Robin Hood: Prince of Thieves (1991)
Directed by: Kevin Reynolds Rated: PG-13 Runtime: 2 hrs. 35 mins
Studio: Warner Bros. Screenwriter: Pen Densham, John Watson
Cast: Kevin Costner, Morgan Freeman, Alan Rickman, Christian Slater, Mary Elizabeth
Mastrantonio, Nick Brimble, Michael McShane
Does every generation deserve a version of Robin Hood? Considering how many have turned out, no. So what’s the allure? Robin Hood is from an English folk story. It’s been retold or made more than the legend of King Arthur or Beowulf. This allure is probably rooted in the fact that Robin Hood sticks up for the little guy, the downtrodden, against an oppressive ruling body. That theme exists in every society today.
For those unfamiliar with the character, he’s against the local sheriff of Nottingham overtaxing, imprisoning, and killing the people and destroying their homes. Robin steals back the money and returns it to the people. He tries to also protect the kingdom until King Richard can return home. Why? He feels honor-bound to do so, not because someone tasked him with the job. Some people don’t like bullies… I can appreciate that.
While Robin Hood: Prince of Thieves Robin of Locksley (Costner) does end up leading a group of outlaws, he’s little like the original material. Costner’s Robin is not light-hearted, and that departure is at the expense of having him been a crusader. Battling for years can change anyone, but it removes a critical component of the legends persona in this version. To say nothing of Costner’s “English” accent or the rest of the cast.
The film begins with a dark, violent dungeon scene where body parts are chopped off. Historically this is what happened in certain places of the world as punishment. So it has little to do with an American director being overly violent.
This introduction sequence is where Robin meets Azeem (Freeman). His character is not from the original tale but is a welcome addition that is utilized well. Morgan Freeman’s natural presence and tenor made him a perfect casting choice for this character. Azeem also balances out Costner’s lackluster performance to Alan Rickman’s sheriff’s outlandish demeanor and quips. No one on this project cared much for historical tone or accuracy to help drive the story.
While historically, loves was not a factor in match-making, the tale of Robin Hood is centered around his deep love for the Maid Marion (Mastrantonio). In this film, love has nothing to do with it. Costner and Mastrantonio come across more like squabbling siblings who were ordered to get in the mood. There is no buildup of chemistry; they just sort of jump to that at some point to move the film along. This makes the immensely popular Brian Adams song “Everything I Do (I Do It For You)” seem wrong. As for the rest of the music in this film, it’s strong and has a memorable intro score.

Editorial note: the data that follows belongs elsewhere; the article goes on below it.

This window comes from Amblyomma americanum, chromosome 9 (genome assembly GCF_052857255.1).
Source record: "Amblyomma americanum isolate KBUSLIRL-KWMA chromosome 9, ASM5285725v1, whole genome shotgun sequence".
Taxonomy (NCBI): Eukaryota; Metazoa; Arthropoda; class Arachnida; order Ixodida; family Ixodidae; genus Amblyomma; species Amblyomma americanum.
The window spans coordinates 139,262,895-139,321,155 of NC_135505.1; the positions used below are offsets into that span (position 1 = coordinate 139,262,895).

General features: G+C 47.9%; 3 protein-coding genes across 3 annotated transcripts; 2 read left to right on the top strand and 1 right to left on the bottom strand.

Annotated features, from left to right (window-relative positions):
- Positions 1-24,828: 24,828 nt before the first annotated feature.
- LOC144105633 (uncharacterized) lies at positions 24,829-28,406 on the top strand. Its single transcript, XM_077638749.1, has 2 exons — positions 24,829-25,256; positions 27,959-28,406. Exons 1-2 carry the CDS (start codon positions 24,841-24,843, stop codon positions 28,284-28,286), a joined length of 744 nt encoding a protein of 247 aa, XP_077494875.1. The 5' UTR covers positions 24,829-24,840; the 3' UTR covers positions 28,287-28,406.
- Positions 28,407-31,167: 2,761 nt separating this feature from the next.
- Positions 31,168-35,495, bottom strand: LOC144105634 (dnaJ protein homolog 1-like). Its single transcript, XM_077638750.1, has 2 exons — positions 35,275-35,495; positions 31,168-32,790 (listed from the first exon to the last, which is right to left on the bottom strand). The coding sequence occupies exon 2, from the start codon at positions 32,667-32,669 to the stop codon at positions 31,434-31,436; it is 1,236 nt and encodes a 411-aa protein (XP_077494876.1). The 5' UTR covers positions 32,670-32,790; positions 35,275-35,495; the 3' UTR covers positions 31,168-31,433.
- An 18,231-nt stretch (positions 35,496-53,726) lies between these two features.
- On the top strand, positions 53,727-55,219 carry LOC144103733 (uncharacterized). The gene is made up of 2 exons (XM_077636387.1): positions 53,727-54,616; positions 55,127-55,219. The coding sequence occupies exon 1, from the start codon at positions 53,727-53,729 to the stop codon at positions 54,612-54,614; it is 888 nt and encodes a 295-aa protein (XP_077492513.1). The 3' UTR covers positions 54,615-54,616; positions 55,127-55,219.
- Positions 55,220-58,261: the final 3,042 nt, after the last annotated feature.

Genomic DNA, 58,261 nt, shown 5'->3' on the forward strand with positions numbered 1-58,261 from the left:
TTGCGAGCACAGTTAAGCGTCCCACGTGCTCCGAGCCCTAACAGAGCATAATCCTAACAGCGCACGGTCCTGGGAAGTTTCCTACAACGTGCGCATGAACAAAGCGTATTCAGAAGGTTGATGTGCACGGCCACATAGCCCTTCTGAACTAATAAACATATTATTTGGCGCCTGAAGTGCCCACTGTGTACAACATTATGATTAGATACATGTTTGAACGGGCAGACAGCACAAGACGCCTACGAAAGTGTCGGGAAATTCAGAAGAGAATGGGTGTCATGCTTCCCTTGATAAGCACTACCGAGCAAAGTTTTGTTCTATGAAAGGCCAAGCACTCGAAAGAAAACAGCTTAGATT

Robin’s band of merry men are mainly nameless, except for a guy named Bull, who references his penis size. Little John (Brimble), whose role is diminished due to Azeem’s addition, Will Scarlet (Slater), and a drunk Friar Tuck (McShane).
Thinking back thirty years from when I first saw this as a nine-year-old kid, specific memories come to mind. The witch of Nottingham was a creepy-crone (that’s still true), wanting to rewatch this movie just to see Will Scarlet and my moms’ comment about Kevin Costner’s “nice butt.” We all have bizarre things that stick in our minds…
In terms of viewability, there are far worse Robin Hood tales to watch. As a child of the 80s, my first introduction to the character was via Disney’s 1973 animated film, Robin Hood. A fun retelling of Robin and company in animal form. The next was the 1938 film The Adventures of Robin Hood, starring Errol Flynn. It’s the version everything else has failed to emulate for over eight decades.
This was the early 90s, so the best action sequences still came from explosions and stunt work. The utilization of nature and the trees of the forest help to move the story forward is creative, compelling, and believable. The bow shooting, swordplay, and other action scenes are a nice change of pace from what’s usually showing in theaters. Or streaming nowadays.
Robin Hood: Prince of Thieves misses the mark of Robin Hood, the legend. While Alan Rickman was a phenomenal actor, someone should have given him some scope of his character; rather than free rein. Mary Elizabeth Mastrantonio had nothing to truly work with, except to avoid being raped…while a creepy witch watches. That entire scene is weird, uncomfortable, and anti-climatic. Kevin Costner was too stoic for the role.
Robin Hood: Prince of Thieves is watchable. It’s not bad enough to avoid it altogether. A touch of nostalgia made me again. But, any film I can go longer than a few years, or decades, without watching shouldn’t be on anyone’s watchlist.
—a pen lady